Heading further north from Skukuza? Another worthwhile pit-stop between Skukuza and Satara is Leeupan waterhole, near Tshokwane picnic spot. Look out for striking Little Grebe diving underwater, aptly named Knob-billed Duck, and, in a good rainfall year, African Pygmy Goose, Lesser Moorhen and Little Bittern are frequently seen here. I have also seen Woolly-necked Stork and Allen’s Gallinule. Tshokwane is a great place to grab lunch, stretch your legs and do some birding around the picnic spot afterwards.
Balule Bridge, Central Kruger
If you’re exploring the central part of the park (near Olifants), take a drive down to the bridge next to Balule camp at dawn or dusk, in the hope of finding one of the holy grails of the birding world: the Endangered Pel’s Fishing Owl. They are known to roost in the tall riverine trees along the Olifants River, such as Jackalberry trees. This bridge (across the Olifants) is also a great spot to see African Fish Eagle, Three-banded Plover, Water Thick-knee, Hamerkop, and a variety of smaller, reed-dwelling birds like cisticolas and warblers. There are also a number of weirs and low-level stream crossings on the S91 and S92 loop road where the beautiful, but very secretive Greater Paintedsnipe hang out. This part of the park, with its relatively open savannas, is also a good place to see birds of prey such as the Critically Endangered Hooded and White-backed Vultures, and the endangered Tawny and Martial Eagles, and Bateleur.
Makuleke Concession & Punda Maria, North Kruger
Arguably the best part of Kruger to go birding is in its far north region, where you will find Punda Maria camp and the Makuleke Concession. Punda Maria’s Paradise Flycatcher Trail (which is within the camp, so perfect for birding on foot) is a great place to start, with a good chance of Yellow-bellied Greenbul, Terrestrial Brownbul, Eastern Nicator and Bearded Scrub Robin. The short 25km Mahonie Loop around the outside of the camp is also a beautiful scenic drive, often yielding Crowned Hornbill, Brown-headed Parrot, Gorgeous Bush-shrike, and the “Elvis Presley of the bird world” (to quote a friend of mine), the Crested Guineafowl. If you’re around this area in the summer months and really want to make your birder friends jealous, book a sunset or night drive from Punda Maria for a chance of seeing the rare, nocturnal Pennant-winged Nightjar and Threebanded Courser.
From Punda Maria, you are well positioned to make an early start to Pafuri picnic site, where you should ask the staff on duty if they know of anything special hanging around. The last time I was there I was lucky enough to see my first Black-throated Wattle-eye on a nest.
A trip up to the top of the park wouldn’t be complete without stopping on the bridge over the Luvuvhu River, and this is an excellent vantage point from which to find Horus Swift, Redfaced Cisticola, Crowned Eagle, the elusive African Finfoot, and the even more elusive and Endangered Pel’s Fishing Owl.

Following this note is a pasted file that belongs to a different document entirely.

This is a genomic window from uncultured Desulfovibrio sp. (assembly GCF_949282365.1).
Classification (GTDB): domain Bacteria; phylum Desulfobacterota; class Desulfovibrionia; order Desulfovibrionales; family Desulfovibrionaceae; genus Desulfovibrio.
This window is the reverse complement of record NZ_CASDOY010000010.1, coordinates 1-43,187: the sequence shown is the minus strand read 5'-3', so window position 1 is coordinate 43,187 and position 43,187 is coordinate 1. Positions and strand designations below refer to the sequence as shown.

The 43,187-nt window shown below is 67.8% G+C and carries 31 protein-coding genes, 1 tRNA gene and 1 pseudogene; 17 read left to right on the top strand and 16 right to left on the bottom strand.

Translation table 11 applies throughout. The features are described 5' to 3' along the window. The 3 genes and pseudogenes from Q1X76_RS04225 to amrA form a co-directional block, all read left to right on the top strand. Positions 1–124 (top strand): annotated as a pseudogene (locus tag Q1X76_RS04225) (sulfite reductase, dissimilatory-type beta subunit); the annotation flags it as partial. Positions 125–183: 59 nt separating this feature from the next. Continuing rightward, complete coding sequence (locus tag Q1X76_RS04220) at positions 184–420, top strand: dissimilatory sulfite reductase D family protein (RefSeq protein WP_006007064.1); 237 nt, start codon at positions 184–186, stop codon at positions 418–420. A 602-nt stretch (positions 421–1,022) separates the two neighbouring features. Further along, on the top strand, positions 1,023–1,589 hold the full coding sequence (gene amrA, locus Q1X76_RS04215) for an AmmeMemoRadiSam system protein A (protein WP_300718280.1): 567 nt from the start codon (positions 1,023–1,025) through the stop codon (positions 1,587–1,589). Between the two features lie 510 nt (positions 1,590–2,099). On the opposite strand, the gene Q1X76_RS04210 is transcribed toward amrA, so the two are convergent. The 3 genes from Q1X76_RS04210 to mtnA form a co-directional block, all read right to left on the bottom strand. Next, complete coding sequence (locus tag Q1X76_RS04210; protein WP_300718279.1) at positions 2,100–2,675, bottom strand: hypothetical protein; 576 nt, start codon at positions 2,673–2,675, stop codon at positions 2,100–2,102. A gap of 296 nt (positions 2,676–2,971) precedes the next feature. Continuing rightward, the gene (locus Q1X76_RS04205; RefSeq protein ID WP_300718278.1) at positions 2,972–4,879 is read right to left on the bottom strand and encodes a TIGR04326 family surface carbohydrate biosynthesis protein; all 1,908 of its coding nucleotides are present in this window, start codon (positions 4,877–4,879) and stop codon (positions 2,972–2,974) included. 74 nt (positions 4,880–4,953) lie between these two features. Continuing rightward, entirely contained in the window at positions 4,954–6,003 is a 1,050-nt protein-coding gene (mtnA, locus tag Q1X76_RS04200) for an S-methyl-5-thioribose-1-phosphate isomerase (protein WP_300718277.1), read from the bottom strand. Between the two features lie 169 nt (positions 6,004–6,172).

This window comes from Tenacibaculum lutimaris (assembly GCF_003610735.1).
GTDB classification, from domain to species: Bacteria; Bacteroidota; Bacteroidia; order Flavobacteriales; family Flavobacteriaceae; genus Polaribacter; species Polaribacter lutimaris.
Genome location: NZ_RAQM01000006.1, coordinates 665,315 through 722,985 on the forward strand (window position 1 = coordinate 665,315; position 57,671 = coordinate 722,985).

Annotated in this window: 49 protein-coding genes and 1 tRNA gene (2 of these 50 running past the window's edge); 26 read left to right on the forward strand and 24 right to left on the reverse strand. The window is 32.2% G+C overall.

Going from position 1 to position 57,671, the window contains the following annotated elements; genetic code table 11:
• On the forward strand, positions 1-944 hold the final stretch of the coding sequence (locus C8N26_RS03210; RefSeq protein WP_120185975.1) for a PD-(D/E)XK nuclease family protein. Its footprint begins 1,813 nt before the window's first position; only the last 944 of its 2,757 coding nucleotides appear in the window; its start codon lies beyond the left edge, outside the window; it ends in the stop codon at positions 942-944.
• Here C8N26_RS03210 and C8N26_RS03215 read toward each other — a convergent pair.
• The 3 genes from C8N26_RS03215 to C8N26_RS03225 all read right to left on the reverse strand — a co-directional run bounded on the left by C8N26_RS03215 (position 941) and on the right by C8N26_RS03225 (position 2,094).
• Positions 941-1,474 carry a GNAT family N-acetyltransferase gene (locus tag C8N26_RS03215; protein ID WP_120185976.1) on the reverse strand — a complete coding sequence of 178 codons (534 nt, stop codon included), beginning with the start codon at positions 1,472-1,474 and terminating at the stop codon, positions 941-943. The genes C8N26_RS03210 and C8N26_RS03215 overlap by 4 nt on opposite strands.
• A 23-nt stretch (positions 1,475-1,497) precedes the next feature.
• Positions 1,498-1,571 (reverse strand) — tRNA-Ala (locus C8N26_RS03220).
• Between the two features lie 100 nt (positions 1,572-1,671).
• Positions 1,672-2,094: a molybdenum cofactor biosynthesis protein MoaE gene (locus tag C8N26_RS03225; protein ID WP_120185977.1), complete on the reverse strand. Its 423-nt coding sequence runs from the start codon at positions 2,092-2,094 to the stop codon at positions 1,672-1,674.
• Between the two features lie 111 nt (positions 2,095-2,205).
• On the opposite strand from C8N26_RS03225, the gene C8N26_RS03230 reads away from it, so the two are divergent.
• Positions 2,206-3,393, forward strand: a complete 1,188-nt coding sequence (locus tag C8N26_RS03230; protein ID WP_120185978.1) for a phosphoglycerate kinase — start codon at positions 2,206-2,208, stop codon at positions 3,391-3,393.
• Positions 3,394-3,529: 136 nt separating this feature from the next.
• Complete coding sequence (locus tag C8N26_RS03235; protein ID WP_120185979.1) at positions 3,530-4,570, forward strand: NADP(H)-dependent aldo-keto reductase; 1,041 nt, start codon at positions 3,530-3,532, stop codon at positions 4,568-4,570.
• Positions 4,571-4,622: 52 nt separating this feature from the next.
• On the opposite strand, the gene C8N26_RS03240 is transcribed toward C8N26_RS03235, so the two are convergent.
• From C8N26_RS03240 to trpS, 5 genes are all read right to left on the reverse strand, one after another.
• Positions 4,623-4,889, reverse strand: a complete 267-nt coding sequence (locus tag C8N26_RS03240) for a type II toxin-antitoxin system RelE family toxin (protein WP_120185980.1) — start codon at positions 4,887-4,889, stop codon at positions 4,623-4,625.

Whether it’s a Pel’s on the Luvuvhu River bridge, the distinctive dance of a pair of Southern Yellow-billed Hornbills at a picnic site, or the high-pitched whistle of an Orange-breasted Bushshrike above your tent in camp, one thing is certain: with over 500 bird species (some of which aren’t found anywhere else in South Africa), the Kruger National Park is truly a birder’s paradise. And, when in bird paradise, do as the birders do: Slow down, look up, listen. Go on… brake for birds.
Birdlife South Africa the Kruger National park
Kruger Birding & Wildlife Challenge
If you love the Kruger and its exceptional array of birds and wildlife, you don’t want to miss the Kruger Birding & Wildlife Challenge, a fun fundraiser for the conservation of one of the world’s rarest birds, the Critically Endangered White-winged Flufftail. The week-long event takes place from 12 to 19 February 2023 and is jointly hosted by BirdLife South Africa and Rockjumper Birding Tours.
European Roller Monitoring Project
In 2021, BirdLife South Africa established a monitoring programme for the European Roller at three key sites, the Kruger National Park and two private nature reserves in KwaZulu-Natal. European Rollers return to South Africa in November and depart on their long journey in March. Data is collected during this period using the BirdLasser app, in order to better understand the population numbers and trends, as well as habitat preference. The project will be expanding into additional reserves in South Africa in 2022 and hopefully into Malawi.
About Birdlife South Africa
South Africa strives to conserve birds, their habitats and biodiversity through scientifically-based programmes, through supporting the sustainable and equitable use of natural resources and by encouraging people to enjoy and value nature.
CONTACT: www.birdlife.org.za | email@example.com |+27 11 789 1122.